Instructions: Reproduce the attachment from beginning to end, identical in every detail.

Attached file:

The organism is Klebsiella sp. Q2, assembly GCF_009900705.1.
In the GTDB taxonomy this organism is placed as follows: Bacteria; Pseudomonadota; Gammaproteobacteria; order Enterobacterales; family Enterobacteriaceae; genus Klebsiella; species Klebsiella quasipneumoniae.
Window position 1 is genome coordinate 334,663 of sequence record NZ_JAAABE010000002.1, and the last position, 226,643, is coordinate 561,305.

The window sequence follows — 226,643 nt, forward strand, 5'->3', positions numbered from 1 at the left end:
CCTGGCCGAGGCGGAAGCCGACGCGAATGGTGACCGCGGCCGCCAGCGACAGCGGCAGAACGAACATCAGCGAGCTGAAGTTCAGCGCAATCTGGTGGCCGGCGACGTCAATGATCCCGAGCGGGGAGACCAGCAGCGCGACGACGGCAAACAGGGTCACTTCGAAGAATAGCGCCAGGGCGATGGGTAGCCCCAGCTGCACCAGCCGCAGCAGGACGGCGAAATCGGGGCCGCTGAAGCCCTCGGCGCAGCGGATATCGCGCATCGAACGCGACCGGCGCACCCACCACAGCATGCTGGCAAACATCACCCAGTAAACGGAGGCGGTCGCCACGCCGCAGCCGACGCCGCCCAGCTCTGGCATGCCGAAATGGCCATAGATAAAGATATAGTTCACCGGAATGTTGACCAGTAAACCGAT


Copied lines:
The organism is Klebsiella sp. Q2, assembly GCF_009900705.1.
In the GTDB taxonomy this organism is placed as follows: Bacteria; Pseudomonadota; Gammaproteobacteria; order Enterobacterales; family Enterobacteriaceae; genus Klebsiella; species Klebsiella quasipneumoniae.
Window position 1 is genome coordinate 334,663 of sequence record NZ_JAAABE010000002.1, and the last position, 226,643, is coordinate 561,305.

The window sequence follows — 226,643 nt, forward strand, 5'->3', positions numbered from 1 at the left end:
CCTGGCCGAGGCGGAAGCCGACGCGAATGGTGACCGCGGCCGCCAGCGACAGCGGCAGAACGAACATCAGCGAGCTGAAGTTCAGCGCAATCTGGTGGCCGGCGACGTCAATGATCCCGAGCGGGGAGACCAGCAGCGCGACGACGGCAAACAGGGTCACTTCGAAGAATAGCGCCAGGGCGATGGGTAGCCCCAGCTGCACCAGCCGCAGCAGGACGGCGAAATCGGGGCCGCTGAAGCCCTCGGCGCAGCGGATATCGCGCATCGAACGCGACCGGCGCACCCACCACAGCATGCTGGCAAACATCACCCAGTAAACGGAGGCGGTCGCCACGCCGCAGCCGACGCCGCCCAGCTCTGGCATGCCGAAATGGCCATAGATAAAGATATAGTTCACCGGAATGTTGACCAGTAAACCGAT